Bodybuilding = Fake Muscles?

I’ve heard quite a few times that bodybuilders are simply “puffy”, lack strength, and have “muscles filled with water”.

These claims have come about because of the discussions about muscle hypertrophy. Well, I would say they’ve come about due to misunderstandings of muscle hypertrophy.

There are two kinds of muscle hypertrophy: sarcoplasmic hypertrophy and myofibrillar hypertrophy. The former, sarcoplasmic, increases the volume of the sarcoplasm. The sarcoplasm is basically the water-y contents of the muscle cell. The second, myofibrillar, increases the number of myofilaments in the muscle cell. Myofilaments are what particpate in muscle contraction when stimulated by the nervous system.

People will sometimes say “oh, so with myofibrillar hypertrophy, your building more muscle fibers, so it’s REAL muscle, and sarcoplamsic hypertrophy is like filling up your muscles with water, so it’s FAKE!”

Bodybuilding muscles.

Typically, I’ve seen this “broscience” in casual conversations. I’ll give you one example, found on the forums (warning: graphic language). Check out post #55.

Basically, an obese woman puts up a Facebook status stating she did 65 reps of some puny weight for the bench press. A guy comments and says he can do 125 kilograms (which is 275 lbs?) for 15 reps. They argue back and forth, and the girl is saying how high reps are “better” than higher weight. Some random dude chimes in saying that 125 kilograms for 15 reps will only inflate the muscle with water, as seen in post #55. He says that this “in theory is ‘faking'”.

In this case, the person is not advocating myofibrillar hypertrophy, but straight-up endurance over sarcoplasmic hypertrophy. My mind is blown. People are really into this broscience BS.

Let’s take a look at what it takes to grow the sarcoplasm.

Higher volume is what it takes. And in this extreme example, it uses heavy back squats with 10 sets of 10 reps. So, with that said, bodybuilding is a combination of high-enough intensity (or weight), and high-enough volume. Those two variables can be tweaked a bit, but both are required for sarcoplasmic growth.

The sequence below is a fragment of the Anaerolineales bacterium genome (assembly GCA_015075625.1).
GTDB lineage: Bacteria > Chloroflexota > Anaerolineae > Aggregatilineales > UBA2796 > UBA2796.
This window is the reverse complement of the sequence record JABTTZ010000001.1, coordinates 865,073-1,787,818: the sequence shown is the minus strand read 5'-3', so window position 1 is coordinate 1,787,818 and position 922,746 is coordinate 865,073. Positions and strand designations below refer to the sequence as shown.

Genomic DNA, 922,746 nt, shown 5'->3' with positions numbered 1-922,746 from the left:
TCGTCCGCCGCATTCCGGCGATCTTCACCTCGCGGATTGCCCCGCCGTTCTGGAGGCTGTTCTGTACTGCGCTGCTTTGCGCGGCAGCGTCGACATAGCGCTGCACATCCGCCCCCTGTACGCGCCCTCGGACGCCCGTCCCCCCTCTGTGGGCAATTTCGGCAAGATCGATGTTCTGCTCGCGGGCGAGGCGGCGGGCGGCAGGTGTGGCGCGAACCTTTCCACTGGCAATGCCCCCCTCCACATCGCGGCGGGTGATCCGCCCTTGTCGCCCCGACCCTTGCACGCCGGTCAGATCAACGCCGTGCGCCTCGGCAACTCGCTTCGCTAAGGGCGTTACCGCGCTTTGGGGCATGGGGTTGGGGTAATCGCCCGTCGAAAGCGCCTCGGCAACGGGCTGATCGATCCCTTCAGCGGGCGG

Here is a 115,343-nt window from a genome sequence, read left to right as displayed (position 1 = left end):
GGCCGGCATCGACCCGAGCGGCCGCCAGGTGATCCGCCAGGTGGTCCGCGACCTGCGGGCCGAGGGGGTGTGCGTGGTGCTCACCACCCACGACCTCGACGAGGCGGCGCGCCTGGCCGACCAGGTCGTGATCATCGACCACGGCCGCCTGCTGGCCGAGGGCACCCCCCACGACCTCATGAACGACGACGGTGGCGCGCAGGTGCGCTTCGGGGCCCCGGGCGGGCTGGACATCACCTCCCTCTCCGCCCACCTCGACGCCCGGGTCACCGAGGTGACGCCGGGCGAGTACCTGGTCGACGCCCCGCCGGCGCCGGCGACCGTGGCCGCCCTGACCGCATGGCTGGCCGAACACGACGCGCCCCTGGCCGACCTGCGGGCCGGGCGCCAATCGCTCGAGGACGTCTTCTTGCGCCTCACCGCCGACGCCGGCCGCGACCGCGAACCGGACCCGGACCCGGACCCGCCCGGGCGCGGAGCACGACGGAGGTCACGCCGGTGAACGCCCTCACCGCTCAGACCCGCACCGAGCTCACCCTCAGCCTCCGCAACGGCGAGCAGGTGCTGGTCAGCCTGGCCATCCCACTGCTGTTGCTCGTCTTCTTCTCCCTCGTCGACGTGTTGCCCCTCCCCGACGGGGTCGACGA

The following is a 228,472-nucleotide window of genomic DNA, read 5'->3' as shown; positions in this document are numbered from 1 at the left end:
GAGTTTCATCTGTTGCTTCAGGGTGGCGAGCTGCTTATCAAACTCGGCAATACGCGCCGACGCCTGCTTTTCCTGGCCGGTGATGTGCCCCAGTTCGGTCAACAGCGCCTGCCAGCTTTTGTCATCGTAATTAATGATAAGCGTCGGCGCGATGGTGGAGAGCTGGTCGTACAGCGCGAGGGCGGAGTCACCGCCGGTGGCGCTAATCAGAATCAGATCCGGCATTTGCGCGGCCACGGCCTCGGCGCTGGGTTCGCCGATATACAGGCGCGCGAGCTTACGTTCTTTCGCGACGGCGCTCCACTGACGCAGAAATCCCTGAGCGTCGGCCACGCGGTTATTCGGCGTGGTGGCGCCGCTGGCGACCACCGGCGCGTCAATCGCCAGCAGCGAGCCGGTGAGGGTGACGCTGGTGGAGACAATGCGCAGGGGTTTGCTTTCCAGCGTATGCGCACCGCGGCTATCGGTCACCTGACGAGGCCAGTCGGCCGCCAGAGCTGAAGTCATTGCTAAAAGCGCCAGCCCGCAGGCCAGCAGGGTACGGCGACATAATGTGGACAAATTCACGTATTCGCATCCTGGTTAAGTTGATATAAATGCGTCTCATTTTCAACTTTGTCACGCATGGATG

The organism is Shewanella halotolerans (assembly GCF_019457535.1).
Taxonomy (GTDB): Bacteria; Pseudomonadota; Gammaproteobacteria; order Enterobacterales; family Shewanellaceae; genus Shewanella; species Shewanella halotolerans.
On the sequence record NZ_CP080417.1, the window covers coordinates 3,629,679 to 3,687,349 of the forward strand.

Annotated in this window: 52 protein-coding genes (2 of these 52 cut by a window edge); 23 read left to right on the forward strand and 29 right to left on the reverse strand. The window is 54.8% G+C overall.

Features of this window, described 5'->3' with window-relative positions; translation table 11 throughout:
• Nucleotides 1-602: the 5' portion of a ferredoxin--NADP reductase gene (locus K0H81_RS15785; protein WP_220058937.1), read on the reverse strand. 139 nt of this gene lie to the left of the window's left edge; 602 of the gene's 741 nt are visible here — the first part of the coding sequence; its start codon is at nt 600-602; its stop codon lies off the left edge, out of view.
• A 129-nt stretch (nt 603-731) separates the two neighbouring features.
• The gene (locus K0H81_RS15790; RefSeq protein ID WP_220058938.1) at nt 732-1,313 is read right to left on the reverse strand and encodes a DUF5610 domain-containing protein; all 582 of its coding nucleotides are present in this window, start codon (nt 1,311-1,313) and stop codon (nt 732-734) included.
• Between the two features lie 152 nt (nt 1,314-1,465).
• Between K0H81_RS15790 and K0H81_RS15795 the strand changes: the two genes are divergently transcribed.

Do these parameters remind you of anything? they do to me. When I think of extended workouts with fairly heavy weights, I think of all of the laborers and farmers and trade-workers who move heavy shit for 8-to-12 hours per day. Doesn’t this sound like somewhat analogous to bodybuilding? Both are high-intensity, and both are high-volume. In theory, a bodybuilder would be at a great advantage if he worked in manual labor, because his body is accustomed to similar work.

Now, let’s see WHY training the sarcoplasm isn’t just  about increasing the muscle cell with water, but is much more important.

The sarcoplasm contains glycogen, calcium ions, along with water. Glycogen can be broken down into glucose, and then can be used to produce ATP (which is essentially energy). Calcium ions are a necessary part of muscle contraction. All of this is explained here.

So, if you increase the volume of the sarcoplasm, you would also increase the number of calcium ions and glycogen molecules found inside the sarcoplasm. By inducing sarcoplasmic hypertrophy, you’re allowing the muscles to handle increased durations of semi-intense exertion.

This is what some would call strength-endurance. Basically, it’s your ability to move heavy stuff for an extended period of time. And isn’t this what manual labor is all about? Doing hard work, like farming or construction, takes hours each day but forces you to do fairly intense things throughout. So, a bodybuilding program would increase one’s ability to do manual labor, due to the increased size of the sarcoplasm.

Don’t let anyone tell you that bodybuilders have “fake” muscles. Sarcoplasmic hypertrophy plays an important and somewhat understated role in physical fitness.

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One Comment

  1. Photo Credits
    Bdybuilder. Author: localfitness.

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